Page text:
Why does the university believe pursuing careers in wind energy are beneficial to its students? What is its view on the state of the wind-energy industry here in the U.S.?

The wind-energy industry is still very new with a great deal of room for technological innovations. Therefore, there is a great need for researchers who are trained in this field. The wind industry is also growing rapidly with wind energy comprising either the most or second-most added electric generating capacity in the U.S. every year since 2005, so the job market for engineers at both the undergraduate and graduate levels is very good.

The university believes that wind energy will continue to grow with Iowa as one of the leading states in the industry. With ISU’s faculty expertise, the university is uniquely positioned to facilitate that growth by supplying both technological innovations and the needed labor force.

Tell us about the instructional philosophy behind the university’s wind-energy initiative.

Wind energy is a highly interdisciplinary area of work, requiring knowledge and expertise in meteorology, statistics, and policy development together with almost all of the engineering disciplines including aerospace, mechanical, electrical, computer, industrial, civil, and materials science. This leads to a highly interdisciplinary approach to education where faculty from multiple departments ‘team-teach’ most of the courses. Students are trained to efficiently master the basics of each discipline and then identify how those basics are applied to WESEP. This inherent interdisciplinary training results in graduates who are comfortable and capable working across disciplinary boundaries.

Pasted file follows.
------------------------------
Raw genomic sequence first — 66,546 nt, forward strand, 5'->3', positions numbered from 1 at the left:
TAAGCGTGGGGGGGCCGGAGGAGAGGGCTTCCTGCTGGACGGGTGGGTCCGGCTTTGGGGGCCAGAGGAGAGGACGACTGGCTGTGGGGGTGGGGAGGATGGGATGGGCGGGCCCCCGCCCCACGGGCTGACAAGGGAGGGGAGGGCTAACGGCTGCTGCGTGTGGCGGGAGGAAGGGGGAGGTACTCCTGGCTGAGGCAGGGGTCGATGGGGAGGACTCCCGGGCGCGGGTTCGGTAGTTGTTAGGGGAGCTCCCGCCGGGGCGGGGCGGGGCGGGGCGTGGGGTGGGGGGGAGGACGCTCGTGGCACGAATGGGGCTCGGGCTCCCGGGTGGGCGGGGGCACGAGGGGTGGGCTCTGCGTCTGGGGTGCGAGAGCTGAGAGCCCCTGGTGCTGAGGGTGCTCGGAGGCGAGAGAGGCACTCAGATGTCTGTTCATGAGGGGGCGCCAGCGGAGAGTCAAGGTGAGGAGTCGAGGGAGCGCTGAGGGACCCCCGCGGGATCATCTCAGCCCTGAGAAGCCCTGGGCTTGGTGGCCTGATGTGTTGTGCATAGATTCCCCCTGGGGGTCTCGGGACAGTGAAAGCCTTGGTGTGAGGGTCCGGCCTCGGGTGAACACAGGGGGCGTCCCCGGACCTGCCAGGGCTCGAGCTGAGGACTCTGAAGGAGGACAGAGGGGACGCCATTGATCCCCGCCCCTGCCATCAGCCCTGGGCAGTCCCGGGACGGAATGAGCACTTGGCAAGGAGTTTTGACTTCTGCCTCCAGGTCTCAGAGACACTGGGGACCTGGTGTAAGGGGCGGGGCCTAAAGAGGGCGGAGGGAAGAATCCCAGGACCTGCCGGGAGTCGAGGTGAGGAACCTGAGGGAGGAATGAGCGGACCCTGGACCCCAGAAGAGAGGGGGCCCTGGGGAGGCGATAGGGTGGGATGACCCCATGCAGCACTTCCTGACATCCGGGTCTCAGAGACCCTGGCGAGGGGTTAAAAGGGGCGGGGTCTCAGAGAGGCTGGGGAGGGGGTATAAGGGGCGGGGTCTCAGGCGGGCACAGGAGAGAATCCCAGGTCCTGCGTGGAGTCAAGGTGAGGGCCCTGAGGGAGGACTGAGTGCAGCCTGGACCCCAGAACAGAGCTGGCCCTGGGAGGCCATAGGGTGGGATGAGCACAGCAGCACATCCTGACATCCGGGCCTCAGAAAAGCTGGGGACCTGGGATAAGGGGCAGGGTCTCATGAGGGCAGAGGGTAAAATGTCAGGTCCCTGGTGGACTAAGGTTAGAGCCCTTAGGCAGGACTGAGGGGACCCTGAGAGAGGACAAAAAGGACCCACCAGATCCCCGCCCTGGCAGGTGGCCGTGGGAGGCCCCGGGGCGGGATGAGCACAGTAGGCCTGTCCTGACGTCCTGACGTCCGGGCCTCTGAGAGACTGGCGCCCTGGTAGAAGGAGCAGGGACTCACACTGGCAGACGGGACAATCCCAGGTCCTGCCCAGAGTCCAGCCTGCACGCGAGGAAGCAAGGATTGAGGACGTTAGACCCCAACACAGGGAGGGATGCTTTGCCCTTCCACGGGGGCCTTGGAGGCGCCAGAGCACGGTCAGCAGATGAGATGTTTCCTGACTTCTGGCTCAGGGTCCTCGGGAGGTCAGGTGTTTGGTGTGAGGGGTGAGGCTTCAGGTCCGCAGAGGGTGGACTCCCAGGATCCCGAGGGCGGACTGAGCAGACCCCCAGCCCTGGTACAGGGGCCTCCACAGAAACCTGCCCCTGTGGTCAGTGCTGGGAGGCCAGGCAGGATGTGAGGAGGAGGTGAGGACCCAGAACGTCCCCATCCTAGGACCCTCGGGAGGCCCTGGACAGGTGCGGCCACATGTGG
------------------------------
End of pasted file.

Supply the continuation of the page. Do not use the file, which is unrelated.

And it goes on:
What kinds of opportunities can students take advantage of beyond traditional classroom instruction at Iowa State?

ISU sponsors an NSF-supported research experience for undergraduates every summer, which is a 10-week program that chooses 10 to 15 undergraduates from applicants coming from universities around the nation. Each of these students receives $5,000 plus lodging to participate and is expected to complete a research project while in the program.

We also offer a weekly seminar series that WESEP Ph.D. students must enroll in every semester and that faculty and other students are welcome to attend. The most important function of this seminar is to expose students to a broad array of R&D and industry issues. Speakers from universities, industry, government agencies, and national labs are recruited from all over the U.S. to present. In addition, students are exposed to training in professional ethics, communication skills, and research methods.